View Source HTTPS

Plug can serve HTTP over TLS ('HTTPS') through an appropriately configured Adapter. While the exact syntax for defining an HTTPS listener is adapter-specific, Plug does define a common set of TLS configuration options that most adapters support, formally documented as Plug.SSL.configure/1.

This guide describes how to use these parameters to set up an HTTPS server with Plug, and documents some best-practices and potential pitfalls.

Editor's note: The secure transport protocol used by HTTPS is nowadays referred to as TLS. However, the application in the Erlang/OTP standard library that implements it is called :ssl, for historical reasons. In this document we will refer to the protocol as 'TLS' and to the Erlang/OTP implementation as :ssl, and its configuration parameters as :ssl options.


The prerequisites for running an HTTPS server with Plug include:

  • The Erlang/OTP runtime, with OpenSSL bindings; run :crypto.info_lib() in an IEx session to verify
  • A Plug Adapter that supports HTTPS, e.g. Plug.Cowboy
  • A valid certificate and associated private key

Self-signed Certificate

For testing purposes it may be sufficient to use a self-signed certificate. Such certificates generally result in warnings in browsers and failed connections from other tools, but these can be overridden to enable HTTPS testing. This is especially useful for local testing of HTTP 2, which is only specified over TLS.

Warning: use self-signed certificates only for local testing, and do not mark such test certificates as globally trusted in browsers or operating system!

The Phoenix project includes a Mix task mix phx.gen.cert that generates the necessary files and places them in the application's 'priv' directory. The X509 package can be used as a dev-only dependency to add a similar mix x509.gen.selfsigned task to non-Phoenix projects.

Alternatively, the OpenSSL CLI or other utilities can be used to generate a self-signed certificate. Instructions are widely available online.

CA Issued Certificate

For staging and production it is necessary to obtain a CA-signed certificate from a trusted Certificate Authority, such as Let's Encrypt. Certificates issued by a CA usually come with an additional file containing one or more certificates that make up the 'CA chain'.

For use with Plug the certificates and key should be stored in PEM format, containing Base64-encoded data between 'BEGIN' and 'END' markers. Some useful OpenSSL commands for converting certificates/keys from other formats can be found at the end of this document.

Getting Started

A minimal HTTPS listener, using Plug.Cowboy, might be defined as follows:

Plug.Cowboy.https MyApp.MyPlug, [],
  port: 8443,
  cipher_suite: :strong,
  certfile: "/etc/letsencrypt/live/",
  keyfile: "/etc/letsencrypt/live/",
  cacertfile: "/etc/letsencrypt/live/"

The cacertfile option is not needed when using a self-signed certificate, or when the file pointed to by certfile contains both the server certificate and all necessary CA chain certificates:

  certfile: "/etc/letsencrypt/live/",
  keyfile: "/etc/letsencrypt/live/"

It is possible to bundle the certificate files with the application, possibly for packaging into a release. In this case the files must be stored under the application's 'priv' directory. The otp_app option must be set to the name of the OTP application that contains the files, in order to correctly resolve the relative paths:

Plug.Cowboy.https MyApp.MyPlug, [],
  port: 8443,
  cipher_suite: :strong,
  certfile: "priv/cert/selfsigned.pem",
  keyfile: "priv/cert/selfsigned_key.pem",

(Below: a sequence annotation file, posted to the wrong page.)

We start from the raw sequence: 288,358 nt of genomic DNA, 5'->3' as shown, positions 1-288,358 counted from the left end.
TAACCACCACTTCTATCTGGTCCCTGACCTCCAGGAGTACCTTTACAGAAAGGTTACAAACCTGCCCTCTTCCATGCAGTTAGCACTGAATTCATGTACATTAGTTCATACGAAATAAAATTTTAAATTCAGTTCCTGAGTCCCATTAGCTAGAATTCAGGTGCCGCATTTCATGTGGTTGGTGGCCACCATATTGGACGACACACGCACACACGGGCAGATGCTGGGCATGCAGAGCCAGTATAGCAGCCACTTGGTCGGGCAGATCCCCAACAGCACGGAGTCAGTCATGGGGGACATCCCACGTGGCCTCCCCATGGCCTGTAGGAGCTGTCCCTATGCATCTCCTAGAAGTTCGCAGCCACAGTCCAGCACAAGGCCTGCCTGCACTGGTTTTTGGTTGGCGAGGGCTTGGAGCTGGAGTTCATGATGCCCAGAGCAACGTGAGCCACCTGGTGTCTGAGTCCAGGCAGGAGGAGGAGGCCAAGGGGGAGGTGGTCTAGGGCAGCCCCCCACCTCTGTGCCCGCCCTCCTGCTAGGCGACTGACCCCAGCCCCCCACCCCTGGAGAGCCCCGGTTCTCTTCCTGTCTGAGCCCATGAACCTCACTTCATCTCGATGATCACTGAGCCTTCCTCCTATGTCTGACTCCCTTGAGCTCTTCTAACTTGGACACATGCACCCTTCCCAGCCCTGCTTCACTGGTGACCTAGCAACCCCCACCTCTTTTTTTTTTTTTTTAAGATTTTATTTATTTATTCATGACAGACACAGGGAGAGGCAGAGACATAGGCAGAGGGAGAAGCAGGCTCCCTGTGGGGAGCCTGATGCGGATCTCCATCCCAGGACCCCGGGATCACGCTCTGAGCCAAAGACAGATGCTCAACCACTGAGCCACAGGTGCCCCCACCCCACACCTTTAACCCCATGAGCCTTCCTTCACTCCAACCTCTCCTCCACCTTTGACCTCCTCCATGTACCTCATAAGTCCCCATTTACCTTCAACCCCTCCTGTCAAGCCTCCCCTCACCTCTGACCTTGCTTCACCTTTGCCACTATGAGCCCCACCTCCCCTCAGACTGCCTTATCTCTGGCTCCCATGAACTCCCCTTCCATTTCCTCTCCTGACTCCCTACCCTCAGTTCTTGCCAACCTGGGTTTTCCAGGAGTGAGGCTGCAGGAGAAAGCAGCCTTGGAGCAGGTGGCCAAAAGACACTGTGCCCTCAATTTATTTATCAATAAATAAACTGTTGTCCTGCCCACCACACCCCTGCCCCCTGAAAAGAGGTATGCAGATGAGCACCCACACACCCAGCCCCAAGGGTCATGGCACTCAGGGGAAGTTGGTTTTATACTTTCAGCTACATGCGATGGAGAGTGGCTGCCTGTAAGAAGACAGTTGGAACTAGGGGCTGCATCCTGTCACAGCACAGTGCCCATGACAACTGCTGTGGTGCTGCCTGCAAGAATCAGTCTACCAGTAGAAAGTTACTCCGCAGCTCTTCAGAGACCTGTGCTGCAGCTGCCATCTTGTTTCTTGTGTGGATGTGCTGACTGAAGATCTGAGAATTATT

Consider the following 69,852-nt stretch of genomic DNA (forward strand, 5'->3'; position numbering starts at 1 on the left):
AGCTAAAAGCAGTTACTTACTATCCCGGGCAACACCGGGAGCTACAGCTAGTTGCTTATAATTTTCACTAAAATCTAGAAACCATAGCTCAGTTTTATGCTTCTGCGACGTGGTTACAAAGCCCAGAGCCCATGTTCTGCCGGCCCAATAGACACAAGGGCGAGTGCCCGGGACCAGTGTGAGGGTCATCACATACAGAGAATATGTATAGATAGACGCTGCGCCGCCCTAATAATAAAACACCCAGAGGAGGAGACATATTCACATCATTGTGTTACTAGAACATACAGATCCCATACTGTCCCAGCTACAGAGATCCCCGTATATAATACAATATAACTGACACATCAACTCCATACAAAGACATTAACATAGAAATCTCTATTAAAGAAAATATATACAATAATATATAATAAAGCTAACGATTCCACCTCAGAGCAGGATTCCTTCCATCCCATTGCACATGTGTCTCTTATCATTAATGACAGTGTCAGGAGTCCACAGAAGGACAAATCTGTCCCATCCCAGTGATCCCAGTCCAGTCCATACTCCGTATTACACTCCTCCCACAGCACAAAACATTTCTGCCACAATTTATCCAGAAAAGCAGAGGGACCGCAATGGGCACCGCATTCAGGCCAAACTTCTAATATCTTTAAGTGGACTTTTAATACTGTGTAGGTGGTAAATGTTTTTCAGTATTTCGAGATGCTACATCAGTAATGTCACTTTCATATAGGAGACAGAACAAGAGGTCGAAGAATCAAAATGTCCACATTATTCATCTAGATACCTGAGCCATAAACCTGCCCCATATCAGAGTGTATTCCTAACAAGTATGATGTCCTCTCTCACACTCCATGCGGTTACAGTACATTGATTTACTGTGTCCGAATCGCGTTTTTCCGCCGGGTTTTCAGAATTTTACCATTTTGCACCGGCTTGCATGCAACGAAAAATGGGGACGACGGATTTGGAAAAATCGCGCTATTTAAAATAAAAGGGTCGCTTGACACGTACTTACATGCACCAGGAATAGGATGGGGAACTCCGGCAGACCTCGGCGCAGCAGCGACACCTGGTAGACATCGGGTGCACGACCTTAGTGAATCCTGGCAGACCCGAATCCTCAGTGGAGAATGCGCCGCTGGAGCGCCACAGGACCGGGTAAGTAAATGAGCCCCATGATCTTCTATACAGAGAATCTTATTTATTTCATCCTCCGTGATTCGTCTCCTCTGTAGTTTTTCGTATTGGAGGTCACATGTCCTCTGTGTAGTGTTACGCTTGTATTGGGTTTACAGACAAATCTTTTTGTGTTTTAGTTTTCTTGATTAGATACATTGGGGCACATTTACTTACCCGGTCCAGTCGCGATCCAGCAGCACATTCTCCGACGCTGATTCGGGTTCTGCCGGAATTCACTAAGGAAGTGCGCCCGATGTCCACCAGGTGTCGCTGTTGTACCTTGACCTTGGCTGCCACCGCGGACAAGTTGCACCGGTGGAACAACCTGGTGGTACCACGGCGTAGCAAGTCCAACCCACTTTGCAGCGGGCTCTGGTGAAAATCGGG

otp_app: :my_app

Remember to exclude the files from version control, unless the certificate and key are shared by all developers for testing purposes only. For example, add this line to the '.gitignore' file: priv/**/*.pem.

TLS Protocol Options

In addition to a certificate, an HTTPS server needs a secure TLS protocol configuration. Plug.SSL always sets the following options:

  • Set secure_renegotiate: true, to avoid certain types of man-in-the-middle attacks
  • Set reuse_sessions: true, for improved handshake performance of recurring connections

Additional options can be set by selecting a predefined profile or by setting :ssl options individually.

Predefined Options

To simplify configuration of TLS defaults Plug provides two preconfigured options: cipher_suite: :strong and cipher_suite: :compatible.

The :strong profile enables AES-GCM ciphers with ECDHE or DHE key exchange, and TLS version 1.2 only. It is intended for typical installations with support for browsers and other modern clients.

The :compatible profile additionally enables AES-CBC ciphers, as well as TLS versions 1.1 and 1.0. Use this configuration to allow connections from older clients, such as older PC or mobile operating systems. Note that RSA key exchange is not enabled by this configuration, due to known weaknesses, so to support clients that do not support ECDHE or DHE it is necessary specify the ciphers explicitly (see below).

In addition, both profiles:

  • Configure the server to choose a cipher based on its own preferences rather than the client's (honor_cipher_order set to true); when specifying a custom cipher list, ensure the ciphers are listed in descending order of preference
  • Select the 'Prime' (SECP) curves for use in Elliptic Curve Cryptography (ECC)

All these parameters, including the global defaults mentioned above, can be overridden by specifying custom :ssl configuration options.

It is worth noting that the cipher lists and TLS protocol versions selected by the profiles are whitelists. If a new Erlang/OTP release introduces new TLS protocol versions or ciphers that are not included in the profile definition, they would have to be enabled explicitly by overriding the :ciphers and/or :versions options, until such time as they are added to the Plug.SSL profiles.

The ciphers chosen and related configuration are based on OWASP recommendations, with some modifications as described in the Plug.SSL.configure/1 documentation.